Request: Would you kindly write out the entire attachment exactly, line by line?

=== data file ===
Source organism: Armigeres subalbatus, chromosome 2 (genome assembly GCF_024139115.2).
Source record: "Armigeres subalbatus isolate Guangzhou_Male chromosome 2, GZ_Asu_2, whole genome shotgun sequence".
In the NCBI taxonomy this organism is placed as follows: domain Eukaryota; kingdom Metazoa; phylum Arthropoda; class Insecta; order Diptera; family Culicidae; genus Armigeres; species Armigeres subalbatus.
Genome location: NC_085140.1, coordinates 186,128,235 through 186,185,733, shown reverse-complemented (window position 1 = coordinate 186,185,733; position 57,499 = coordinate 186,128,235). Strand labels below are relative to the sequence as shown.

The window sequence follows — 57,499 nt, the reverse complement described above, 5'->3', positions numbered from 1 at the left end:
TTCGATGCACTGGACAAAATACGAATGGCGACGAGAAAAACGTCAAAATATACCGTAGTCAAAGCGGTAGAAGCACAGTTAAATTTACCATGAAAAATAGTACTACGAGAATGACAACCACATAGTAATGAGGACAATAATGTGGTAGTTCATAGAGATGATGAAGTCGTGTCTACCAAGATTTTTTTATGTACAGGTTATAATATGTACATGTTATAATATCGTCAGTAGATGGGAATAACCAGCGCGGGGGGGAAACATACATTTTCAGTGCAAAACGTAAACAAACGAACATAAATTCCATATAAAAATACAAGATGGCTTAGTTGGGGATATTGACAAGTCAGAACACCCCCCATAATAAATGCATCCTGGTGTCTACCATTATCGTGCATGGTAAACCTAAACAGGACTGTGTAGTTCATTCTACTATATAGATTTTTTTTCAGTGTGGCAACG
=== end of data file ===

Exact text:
Source organism: Armigeres subalbatus, chromosome 2 (genome assembly GCF_024139115.2).
Source record: "Armigeres subalbatus isolate Guangzhou_Male chromosome 2, GZ_Asu_2, whole genome shotgun sequence".
In the NCBI taxonomy this organism is placed as follows: domain Eukaryota; kingdom Metazoa; phylum Arthropoda; class Insecta; order Diptera; family Culicidae; genus Armigeres; species Armigeres subalbatus.
Genome location: NC_085140.1, coordinates 186,128,235 through 186,185,733, shown reverse-complemented (window position 1 = coordinate 186,185,733; position 57,499 = coordinate 186,128,235). Strand labels below are relative to the sequence as shown.

The window sequence follows — 57,499 nt, the reverse complement described above, 5'->3', positions numbered from 1 at the left end:
TTCGATGCACTGGACAAAATACGAATGGCGACGAGAAAAACGTCAAAATATACCGTAGTCAAAGCGGTAGAAGCACAGTTAAATTTACCATGAAAAATAGTACTACGAGAATGACAACCACATAGTAATGAGGACAATAATGTGGTAGTTCATAGAGATGATGAAGTCGTGTCTACCAAGATTTTTTTATGTACAGGTTATAATATGTACATGTTATAATATCGTCAGTAGATGGGAATAACCAGCGCGGGGGGGAAACATACATTTTCAGTGCAAAACGTAAACAAACGAACATAAATTCCATATAAAAATACAAGATGGCTTAGTTGGGGATATTGACAAGTCAGAACACCCCCCATAATAAATGCATCCTGGTGTCTACCATTATCGTGCATGGTAAACCTAAACAGGACTGTGTAGTTCATTCTACTATATAGATTTTTTTTCAGTGTGGCAACG